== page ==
Anita Doron’s first feature film, The Lesser Blessed, is a love story that takes place in a remote community in the Northwest Territories. This moving film is being released theatrically in Canada today, and will arrive in the U.S. on June 13th. As it opens, we asked Doron to tell us about the film, her path from poet to filmmaker, and about her absurdist life as a nomad and mother.
What is The Lesser Blessed about?
It’s about a 16-year-old Tlicho kid — Tlicho is a First Nation in the north of Canada — and it’s based on the novel of the same name by Richard Van Camp. Larry Sole, the hero of the story, has to face down the devil right in the eyeball before he can set free his romantic heart. It is also a teenage love triangle. I cast a first-time actor from the Northwest Territories after spotting him in the school hallway. We had a very intense shoot with fires and wolves, Benjamin Bratt, knockouts, first-time kisses and all sorts of insanities. We barely survived, but it was glorious.
You started as a filmmaker from a very young age.
Yes. I made a film — or I tried to make a film — when I was 12 in Eastern Europe. And I got in trouble. There was this river in our city, and people lamented: “Oh, we used to swim in this river at one time. Look at it now, a sewer.” My friend’s dad had a Super 8 camera, and we started sneaking around trying to film factories dumping into the river and interviewing people about the river. Only drunks would speak to us on camera. But yeah, we got called into the deputy mayor’s office and told to stop filming. We were two 12-year-old girls with a little Super 8 camera, and it was hilarious. But we frightened them. There was no turning back after that, because I saw how powerful filmmaking can be.
Actually, as a kid, my first creative expression was through poetry. When I was five, we went to the Black Sea and I was mesmerized by these glowing underwater bugs at night. I wrote a poem, and I saw my mother touched by it — and she is a woman who is very careful about showing excitement. So it meant a lot to me. I kept writing, I couldn’t help myself. I was in a young poets group, and the poem was published in the regional paper. Once I wrote a poem about passers-by and the paper got a lot of mail with people complaining that a kid could not have written this poem, they must have cheated. I remember being very confused by the allegations — there was nothing complex in that poem, just an observation of faces on the street. Hungarian is a great language to write poetry in, you can really lay and twist words and concepts around, get elliptical and flavorful. When I discovered filmmaking, it was a natural transition. I don’t write poetry anymore but, to me, filmmaking is poetry.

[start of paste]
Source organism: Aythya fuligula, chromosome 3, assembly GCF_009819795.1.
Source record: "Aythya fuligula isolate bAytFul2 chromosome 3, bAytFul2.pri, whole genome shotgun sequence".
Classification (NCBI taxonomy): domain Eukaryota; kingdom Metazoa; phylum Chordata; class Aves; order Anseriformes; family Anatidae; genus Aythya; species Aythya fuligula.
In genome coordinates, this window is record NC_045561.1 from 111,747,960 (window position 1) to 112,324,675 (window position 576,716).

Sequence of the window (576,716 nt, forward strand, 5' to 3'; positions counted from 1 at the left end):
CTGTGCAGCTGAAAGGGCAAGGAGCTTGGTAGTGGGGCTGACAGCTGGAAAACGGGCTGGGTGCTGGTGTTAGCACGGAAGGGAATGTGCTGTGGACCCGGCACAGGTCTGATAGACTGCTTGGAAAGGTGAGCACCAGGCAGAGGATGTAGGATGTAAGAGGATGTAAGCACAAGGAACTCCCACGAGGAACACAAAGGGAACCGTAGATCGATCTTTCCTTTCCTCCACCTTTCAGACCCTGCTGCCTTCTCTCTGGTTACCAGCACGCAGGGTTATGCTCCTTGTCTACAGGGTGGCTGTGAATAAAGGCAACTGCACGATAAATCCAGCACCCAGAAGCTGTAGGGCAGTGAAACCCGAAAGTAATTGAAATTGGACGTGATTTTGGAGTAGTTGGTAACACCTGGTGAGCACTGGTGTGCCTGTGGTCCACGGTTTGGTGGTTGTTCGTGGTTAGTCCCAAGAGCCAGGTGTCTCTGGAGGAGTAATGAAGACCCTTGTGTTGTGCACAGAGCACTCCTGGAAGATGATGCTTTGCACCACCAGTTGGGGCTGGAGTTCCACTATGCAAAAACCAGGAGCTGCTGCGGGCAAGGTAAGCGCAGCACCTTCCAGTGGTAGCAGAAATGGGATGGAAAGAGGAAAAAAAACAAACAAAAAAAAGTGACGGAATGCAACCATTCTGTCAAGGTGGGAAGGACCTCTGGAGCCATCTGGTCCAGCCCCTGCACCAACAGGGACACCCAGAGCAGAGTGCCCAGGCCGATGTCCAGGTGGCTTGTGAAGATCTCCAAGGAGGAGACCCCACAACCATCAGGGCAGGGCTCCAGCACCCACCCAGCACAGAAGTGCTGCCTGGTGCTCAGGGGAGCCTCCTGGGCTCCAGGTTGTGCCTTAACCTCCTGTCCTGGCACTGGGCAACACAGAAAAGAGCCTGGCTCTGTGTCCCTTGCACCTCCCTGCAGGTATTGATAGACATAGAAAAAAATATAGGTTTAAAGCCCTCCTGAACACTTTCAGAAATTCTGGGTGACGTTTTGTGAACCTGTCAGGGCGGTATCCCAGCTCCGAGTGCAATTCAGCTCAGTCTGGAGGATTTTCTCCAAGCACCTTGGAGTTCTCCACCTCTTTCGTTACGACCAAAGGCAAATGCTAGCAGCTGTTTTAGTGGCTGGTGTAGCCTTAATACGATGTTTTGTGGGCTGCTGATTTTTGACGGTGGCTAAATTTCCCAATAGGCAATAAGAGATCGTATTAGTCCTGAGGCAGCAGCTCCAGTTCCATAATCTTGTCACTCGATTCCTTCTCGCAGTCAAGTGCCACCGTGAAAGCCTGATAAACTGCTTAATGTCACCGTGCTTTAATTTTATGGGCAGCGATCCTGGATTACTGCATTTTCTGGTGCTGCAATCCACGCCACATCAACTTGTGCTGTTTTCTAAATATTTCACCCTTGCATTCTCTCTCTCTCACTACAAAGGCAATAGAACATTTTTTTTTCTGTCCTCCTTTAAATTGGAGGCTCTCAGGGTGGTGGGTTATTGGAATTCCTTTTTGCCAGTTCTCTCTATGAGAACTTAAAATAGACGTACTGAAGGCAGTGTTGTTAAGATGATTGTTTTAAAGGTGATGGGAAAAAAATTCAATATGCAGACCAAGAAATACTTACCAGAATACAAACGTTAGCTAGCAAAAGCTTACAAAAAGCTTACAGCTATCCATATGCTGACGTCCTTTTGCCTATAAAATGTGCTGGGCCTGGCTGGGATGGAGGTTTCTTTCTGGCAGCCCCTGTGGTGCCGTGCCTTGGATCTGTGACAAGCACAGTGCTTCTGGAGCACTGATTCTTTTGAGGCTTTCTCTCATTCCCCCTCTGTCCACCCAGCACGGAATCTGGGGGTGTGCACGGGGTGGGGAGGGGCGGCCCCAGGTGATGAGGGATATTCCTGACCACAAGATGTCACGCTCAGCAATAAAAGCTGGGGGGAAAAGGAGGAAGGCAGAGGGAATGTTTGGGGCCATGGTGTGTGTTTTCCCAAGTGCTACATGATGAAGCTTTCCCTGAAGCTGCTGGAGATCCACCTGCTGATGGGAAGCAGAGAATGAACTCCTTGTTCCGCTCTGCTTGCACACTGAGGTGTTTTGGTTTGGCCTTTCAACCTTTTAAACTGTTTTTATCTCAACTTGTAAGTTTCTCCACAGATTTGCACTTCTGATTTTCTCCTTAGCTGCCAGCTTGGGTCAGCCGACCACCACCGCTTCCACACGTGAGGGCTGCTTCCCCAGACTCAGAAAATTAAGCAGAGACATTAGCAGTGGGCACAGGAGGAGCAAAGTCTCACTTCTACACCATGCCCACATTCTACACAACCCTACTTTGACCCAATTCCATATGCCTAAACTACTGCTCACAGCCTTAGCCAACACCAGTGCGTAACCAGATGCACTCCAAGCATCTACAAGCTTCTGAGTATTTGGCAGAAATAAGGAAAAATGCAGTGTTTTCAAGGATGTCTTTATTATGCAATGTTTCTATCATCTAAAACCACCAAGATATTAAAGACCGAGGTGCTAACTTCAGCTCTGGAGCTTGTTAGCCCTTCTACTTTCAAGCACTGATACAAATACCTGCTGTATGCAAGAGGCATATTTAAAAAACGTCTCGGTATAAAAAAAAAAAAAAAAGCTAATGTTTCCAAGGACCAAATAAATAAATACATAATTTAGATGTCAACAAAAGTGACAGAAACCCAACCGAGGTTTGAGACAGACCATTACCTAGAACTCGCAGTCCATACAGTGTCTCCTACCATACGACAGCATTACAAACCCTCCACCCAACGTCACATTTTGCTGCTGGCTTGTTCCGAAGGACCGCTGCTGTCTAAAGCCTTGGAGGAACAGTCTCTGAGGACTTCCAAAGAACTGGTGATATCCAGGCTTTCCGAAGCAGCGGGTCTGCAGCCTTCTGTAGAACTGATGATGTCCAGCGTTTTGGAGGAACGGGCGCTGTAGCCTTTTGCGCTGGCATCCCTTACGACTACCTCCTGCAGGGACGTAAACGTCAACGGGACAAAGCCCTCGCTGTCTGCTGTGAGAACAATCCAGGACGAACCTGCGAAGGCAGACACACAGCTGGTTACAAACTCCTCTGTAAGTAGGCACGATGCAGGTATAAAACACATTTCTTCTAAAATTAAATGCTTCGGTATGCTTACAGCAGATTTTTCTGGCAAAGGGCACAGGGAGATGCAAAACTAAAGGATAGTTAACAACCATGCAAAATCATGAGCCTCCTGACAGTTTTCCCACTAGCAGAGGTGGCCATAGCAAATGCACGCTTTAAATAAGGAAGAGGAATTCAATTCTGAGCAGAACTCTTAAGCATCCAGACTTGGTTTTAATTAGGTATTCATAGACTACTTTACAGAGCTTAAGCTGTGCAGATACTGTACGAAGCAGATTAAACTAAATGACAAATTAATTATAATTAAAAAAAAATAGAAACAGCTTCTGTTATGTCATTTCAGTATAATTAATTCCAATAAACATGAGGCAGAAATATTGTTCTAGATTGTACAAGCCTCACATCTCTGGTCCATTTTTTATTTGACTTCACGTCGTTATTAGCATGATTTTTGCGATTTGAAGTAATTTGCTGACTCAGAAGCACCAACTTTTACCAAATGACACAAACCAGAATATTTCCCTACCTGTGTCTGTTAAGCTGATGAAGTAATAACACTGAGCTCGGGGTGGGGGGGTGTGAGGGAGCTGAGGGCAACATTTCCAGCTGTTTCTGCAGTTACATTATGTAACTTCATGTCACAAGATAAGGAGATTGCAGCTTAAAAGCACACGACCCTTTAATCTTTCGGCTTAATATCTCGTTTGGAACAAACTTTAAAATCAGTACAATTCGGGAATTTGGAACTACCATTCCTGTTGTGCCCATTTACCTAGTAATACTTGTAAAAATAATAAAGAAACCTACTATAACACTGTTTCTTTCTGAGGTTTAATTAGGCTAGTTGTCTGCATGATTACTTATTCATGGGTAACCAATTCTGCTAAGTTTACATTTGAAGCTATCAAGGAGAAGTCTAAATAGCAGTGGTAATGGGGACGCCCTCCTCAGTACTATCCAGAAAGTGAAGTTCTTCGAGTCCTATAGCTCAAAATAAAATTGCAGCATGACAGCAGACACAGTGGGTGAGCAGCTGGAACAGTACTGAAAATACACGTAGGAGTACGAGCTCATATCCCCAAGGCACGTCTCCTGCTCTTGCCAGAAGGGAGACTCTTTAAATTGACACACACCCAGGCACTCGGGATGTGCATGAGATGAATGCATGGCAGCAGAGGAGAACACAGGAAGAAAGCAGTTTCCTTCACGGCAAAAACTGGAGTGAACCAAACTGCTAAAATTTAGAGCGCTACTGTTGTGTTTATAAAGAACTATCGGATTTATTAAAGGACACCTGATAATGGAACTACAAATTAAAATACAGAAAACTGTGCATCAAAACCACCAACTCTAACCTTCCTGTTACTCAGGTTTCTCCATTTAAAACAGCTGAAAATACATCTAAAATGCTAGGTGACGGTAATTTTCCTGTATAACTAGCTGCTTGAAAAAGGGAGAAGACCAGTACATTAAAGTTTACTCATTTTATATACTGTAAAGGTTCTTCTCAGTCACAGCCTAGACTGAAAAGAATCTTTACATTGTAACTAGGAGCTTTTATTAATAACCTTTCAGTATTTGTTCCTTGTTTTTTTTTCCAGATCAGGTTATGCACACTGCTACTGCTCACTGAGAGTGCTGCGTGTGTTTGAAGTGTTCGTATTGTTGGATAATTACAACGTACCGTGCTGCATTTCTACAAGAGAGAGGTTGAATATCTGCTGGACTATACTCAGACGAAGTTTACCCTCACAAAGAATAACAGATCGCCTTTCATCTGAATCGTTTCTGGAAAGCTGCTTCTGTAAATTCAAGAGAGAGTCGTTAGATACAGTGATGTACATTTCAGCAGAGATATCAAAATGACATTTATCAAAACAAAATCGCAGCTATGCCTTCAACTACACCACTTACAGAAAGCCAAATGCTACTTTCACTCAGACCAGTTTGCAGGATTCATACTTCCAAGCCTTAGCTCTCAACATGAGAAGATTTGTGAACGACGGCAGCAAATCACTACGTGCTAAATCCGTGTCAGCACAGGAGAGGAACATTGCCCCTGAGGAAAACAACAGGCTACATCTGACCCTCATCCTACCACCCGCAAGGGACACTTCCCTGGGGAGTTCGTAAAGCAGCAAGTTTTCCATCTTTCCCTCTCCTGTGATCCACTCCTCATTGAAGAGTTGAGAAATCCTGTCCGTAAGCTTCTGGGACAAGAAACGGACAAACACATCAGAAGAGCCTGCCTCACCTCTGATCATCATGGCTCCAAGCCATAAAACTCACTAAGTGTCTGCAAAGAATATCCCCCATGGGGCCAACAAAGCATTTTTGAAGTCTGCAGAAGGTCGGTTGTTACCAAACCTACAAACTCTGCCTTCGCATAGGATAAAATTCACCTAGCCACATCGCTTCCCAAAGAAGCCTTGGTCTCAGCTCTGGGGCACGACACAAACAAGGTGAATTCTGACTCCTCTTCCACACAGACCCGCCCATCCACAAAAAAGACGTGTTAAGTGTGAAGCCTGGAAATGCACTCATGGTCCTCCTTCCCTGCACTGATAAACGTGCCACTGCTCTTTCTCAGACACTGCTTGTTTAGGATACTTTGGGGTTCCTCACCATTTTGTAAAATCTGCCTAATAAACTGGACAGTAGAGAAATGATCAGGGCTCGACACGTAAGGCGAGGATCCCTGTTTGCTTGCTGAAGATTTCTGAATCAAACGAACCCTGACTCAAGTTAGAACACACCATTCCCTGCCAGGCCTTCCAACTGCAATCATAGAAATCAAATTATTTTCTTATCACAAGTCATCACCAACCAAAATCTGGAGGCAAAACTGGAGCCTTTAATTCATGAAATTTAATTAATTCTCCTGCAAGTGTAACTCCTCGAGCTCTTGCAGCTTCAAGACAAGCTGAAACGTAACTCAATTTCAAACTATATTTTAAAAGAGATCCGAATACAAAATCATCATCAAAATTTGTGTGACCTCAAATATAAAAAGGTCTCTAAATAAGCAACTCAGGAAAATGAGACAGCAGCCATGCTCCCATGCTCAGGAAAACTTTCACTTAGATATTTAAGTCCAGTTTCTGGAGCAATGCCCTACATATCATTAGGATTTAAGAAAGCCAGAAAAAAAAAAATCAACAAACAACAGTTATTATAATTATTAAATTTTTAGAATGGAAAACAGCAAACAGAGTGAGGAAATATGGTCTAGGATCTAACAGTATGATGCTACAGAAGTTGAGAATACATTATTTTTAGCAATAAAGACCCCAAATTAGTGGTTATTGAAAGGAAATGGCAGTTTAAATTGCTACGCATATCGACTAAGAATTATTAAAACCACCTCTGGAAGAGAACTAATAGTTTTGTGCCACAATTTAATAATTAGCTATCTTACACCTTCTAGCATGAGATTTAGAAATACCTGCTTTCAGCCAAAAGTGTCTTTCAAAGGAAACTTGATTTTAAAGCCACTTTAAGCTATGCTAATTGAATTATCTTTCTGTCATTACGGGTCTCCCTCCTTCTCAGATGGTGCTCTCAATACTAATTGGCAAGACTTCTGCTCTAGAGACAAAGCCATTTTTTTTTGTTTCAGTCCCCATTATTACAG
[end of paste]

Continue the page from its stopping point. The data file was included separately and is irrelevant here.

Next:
How did you find the story for The Lesser Blessed?
I was at the Banff Centre for a filmmaking workshop and became very good friends with an artist named Shelley Niro, and she gave me this book. She knew Richard, and she loved the novel. I fell in love with it too, of course. I wrote the script and got lucky enough to find Christina Piovesan, a producer who had just finished studies at UCLA, and was looking for exciting new projects. (Since then she has made Amreeka and The Whistleblower.) This wasn’t an easy project to fund and get going because it was, without getting too political, a struggle. People would question, “Why are you making a story about a First Nations kid?” And I would say, “Why wouldn’t I?” I love the story, I understand the world and I think it’s one of the most original characters in Canadian literature I’ve come across. He happens to be Native. I identify with him because of who he is.
Where did you film it?
We filmed it in Northern Ontario. It was a logistical impossibility to actually film it in the Northwest Territories because there is no proper infrastructure for filmmaking, and it would have doubled our budget to fly everything up there. It takes place in the winter, so shooting outside in minus 40 would have been torture as well. The desolate, cold, northern landscape was quite close in feel where we filmed. We searched for a long time, too. I didn’t want to compromise and make it look like the north; I wanted it to feel very remote and northern.
The authenticity was brought by the lead character, played by Joel Evans, who is a first-time actor from the very town Richard is from. We did a 550 km casting road trip across the Northwest Territories from high school to high school of different communities because I really wanted to cast from the north. I’d been in the Northwest Territories when I was writing the script, and I met a lot of kids who could be right for the part.
I actually did this through the encouragement of my partner, TED Fellow J. Adam Huggins, who had gone out around the world to cast subjects for his documentary photo essays and believed we would be successful. We took our baby boy along with us, and it was quite the circus show. But we succeeded! On the very last day, as we were leaving and I was considering some kids for call-back, I saw this kid in the hallway cracking jokes and looking exactly the way I had envisioned this character in my head for six years. He didn’t bother coming to the audition because he had a math test and better things to do. But once we pushed his math test and I gave him the script, he nailed it. He’s amazing. He’s a really talented, wonderful guy.
To read the full interview, visit the TED Blog >>>